Balancing self-tracking and surveillance: Legal, ethical and technological issues in using smartphones to monitor communication in people with health conditions

Jacki Liddle, Mark Burdon, David Ireland, Adrian Carter, Christina Knuepffer, Nastassja Milevskiy, Simon McBride, Helen Chenery, Wayne Hall

Research output: Contribution to journalArticleResearchpeer-review


Smartphones are being used to track the health of individuals in their own environments. For example, a smartphone app could be used to monitor the impact and progression of Parkinson’s disease, as well as indicate whether treatments may need to be adjusted, based on an analysis of voice and discourse. The app uses smartphone audio sensors to detect when conversations are taking place and activates an app to record the conversation. But what happens if a background conversation is also collected by the recording? The participants of the background conversation are unaware of and have not consented to the recording. Unauthorised recording could also raise legal issues under surveillance devices legislation and has ethical implications. It is a complex task to balance the potential benefits of self-tracking of health conditions to consumers and the health system, with the legalities and ethical issues related to privacy. The health-related monitoring industry is moving so rapidly that current legal and ethical processes and protocols may fail to balance these concerns. This article explores Australian legal and ethical perspectives on how to achieve the potential benefits of these technological approaches while preserving privacy.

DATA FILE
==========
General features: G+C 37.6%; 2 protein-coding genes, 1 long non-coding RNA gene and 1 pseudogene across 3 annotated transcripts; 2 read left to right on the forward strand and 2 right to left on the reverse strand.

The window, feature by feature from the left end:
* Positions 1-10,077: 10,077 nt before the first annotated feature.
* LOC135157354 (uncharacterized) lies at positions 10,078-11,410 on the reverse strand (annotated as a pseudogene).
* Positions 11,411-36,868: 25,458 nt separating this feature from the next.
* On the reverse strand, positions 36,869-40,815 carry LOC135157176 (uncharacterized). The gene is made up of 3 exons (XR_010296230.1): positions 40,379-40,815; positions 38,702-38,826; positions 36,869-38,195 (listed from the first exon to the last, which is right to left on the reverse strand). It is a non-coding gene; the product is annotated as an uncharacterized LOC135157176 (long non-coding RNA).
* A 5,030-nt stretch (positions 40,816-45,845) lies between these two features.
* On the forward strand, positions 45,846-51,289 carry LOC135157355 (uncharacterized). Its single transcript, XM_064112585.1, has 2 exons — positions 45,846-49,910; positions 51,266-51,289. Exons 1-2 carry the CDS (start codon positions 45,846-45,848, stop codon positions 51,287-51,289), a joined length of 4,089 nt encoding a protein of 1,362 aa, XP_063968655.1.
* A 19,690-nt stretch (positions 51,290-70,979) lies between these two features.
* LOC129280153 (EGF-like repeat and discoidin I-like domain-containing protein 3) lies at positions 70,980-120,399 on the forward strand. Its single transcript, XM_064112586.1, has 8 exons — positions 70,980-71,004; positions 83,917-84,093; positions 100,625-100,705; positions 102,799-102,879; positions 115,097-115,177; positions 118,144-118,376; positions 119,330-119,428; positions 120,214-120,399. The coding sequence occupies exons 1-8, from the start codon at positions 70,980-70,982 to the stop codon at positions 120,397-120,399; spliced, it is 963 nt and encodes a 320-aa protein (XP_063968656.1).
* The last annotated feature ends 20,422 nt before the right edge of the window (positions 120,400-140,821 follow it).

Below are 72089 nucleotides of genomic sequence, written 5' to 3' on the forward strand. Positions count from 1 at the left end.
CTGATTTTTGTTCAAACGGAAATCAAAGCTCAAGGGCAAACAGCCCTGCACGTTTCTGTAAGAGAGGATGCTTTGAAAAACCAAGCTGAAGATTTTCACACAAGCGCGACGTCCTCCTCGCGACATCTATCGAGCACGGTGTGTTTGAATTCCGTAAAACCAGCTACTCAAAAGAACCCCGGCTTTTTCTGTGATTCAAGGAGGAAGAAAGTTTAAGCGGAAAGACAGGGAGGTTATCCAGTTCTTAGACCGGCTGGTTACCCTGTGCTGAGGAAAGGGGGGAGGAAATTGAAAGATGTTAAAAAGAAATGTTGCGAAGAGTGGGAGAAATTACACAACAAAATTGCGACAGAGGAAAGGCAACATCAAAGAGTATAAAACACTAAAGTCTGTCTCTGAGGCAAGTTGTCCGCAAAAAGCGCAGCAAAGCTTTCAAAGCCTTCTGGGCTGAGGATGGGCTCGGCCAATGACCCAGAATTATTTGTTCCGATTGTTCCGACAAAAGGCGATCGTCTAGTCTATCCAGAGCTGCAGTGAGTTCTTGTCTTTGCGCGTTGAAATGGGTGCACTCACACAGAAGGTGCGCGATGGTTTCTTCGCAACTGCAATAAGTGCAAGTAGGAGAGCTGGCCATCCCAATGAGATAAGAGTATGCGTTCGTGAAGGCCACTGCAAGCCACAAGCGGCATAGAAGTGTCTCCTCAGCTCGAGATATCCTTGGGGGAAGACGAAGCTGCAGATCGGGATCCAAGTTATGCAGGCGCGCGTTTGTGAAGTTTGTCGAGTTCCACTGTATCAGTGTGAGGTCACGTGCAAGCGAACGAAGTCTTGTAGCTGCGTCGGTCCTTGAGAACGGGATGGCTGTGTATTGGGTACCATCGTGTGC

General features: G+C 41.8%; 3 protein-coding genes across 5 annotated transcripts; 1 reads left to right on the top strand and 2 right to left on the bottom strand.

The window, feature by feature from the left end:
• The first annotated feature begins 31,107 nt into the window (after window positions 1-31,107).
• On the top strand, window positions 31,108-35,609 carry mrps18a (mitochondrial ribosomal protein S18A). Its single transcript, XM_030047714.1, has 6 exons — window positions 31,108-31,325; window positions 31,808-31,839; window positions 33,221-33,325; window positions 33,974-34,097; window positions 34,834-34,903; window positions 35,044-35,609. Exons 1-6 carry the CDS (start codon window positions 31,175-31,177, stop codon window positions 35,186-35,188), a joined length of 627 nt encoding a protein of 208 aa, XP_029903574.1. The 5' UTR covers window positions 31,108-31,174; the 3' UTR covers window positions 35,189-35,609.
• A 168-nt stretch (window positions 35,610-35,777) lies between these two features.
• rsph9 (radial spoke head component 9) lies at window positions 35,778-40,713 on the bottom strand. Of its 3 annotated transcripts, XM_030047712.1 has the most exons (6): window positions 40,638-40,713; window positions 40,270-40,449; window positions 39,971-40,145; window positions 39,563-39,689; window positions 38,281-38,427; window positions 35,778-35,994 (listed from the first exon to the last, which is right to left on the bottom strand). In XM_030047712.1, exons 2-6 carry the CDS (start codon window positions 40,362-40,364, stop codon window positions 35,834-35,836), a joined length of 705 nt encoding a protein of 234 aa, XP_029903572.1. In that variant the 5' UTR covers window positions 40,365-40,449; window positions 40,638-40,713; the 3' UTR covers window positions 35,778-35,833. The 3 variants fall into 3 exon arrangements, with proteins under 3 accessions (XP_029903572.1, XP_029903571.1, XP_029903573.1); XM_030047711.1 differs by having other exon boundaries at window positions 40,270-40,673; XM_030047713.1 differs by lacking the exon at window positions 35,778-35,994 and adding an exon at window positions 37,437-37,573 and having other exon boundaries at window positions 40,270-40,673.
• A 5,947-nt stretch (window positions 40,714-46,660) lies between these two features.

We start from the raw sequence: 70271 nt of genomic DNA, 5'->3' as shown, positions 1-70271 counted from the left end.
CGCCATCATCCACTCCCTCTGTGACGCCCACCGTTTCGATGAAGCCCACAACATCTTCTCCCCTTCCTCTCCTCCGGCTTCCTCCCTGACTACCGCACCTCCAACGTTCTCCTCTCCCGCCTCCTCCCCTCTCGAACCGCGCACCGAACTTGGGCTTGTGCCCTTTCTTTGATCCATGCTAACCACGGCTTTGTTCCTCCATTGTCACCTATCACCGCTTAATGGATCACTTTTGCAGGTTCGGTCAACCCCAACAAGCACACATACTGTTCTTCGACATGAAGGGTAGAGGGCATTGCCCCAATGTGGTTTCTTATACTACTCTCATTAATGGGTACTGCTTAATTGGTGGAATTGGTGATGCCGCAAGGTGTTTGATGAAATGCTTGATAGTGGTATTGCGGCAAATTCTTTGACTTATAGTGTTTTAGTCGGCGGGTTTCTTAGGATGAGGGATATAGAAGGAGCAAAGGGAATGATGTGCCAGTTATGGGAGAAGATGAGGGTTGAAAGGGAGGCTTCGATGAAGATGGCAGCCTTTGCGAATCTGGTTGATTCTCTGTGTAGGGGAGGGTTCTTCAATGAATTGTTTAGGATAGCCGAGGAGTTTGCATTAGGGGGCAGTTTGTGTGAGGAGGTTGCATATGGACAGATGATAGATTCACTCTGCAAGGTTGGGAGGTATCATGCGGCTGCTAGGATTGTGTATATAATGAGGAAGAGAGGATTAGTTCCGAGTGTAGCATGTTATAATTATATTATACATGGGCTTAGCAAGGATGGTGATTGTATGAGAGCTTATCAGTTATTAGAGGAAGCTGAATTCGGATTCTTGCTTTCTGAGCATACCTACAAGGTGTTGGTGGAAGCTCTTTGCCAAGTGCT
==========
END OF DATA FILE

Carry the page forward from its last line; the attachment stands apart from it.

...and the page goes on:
Original languageEnglish
Pages (from-to)387-397
Number of pages11
JournalJournal of Law and Medicine
Issue number2
Publication statusPublished - 1 Jan 2016

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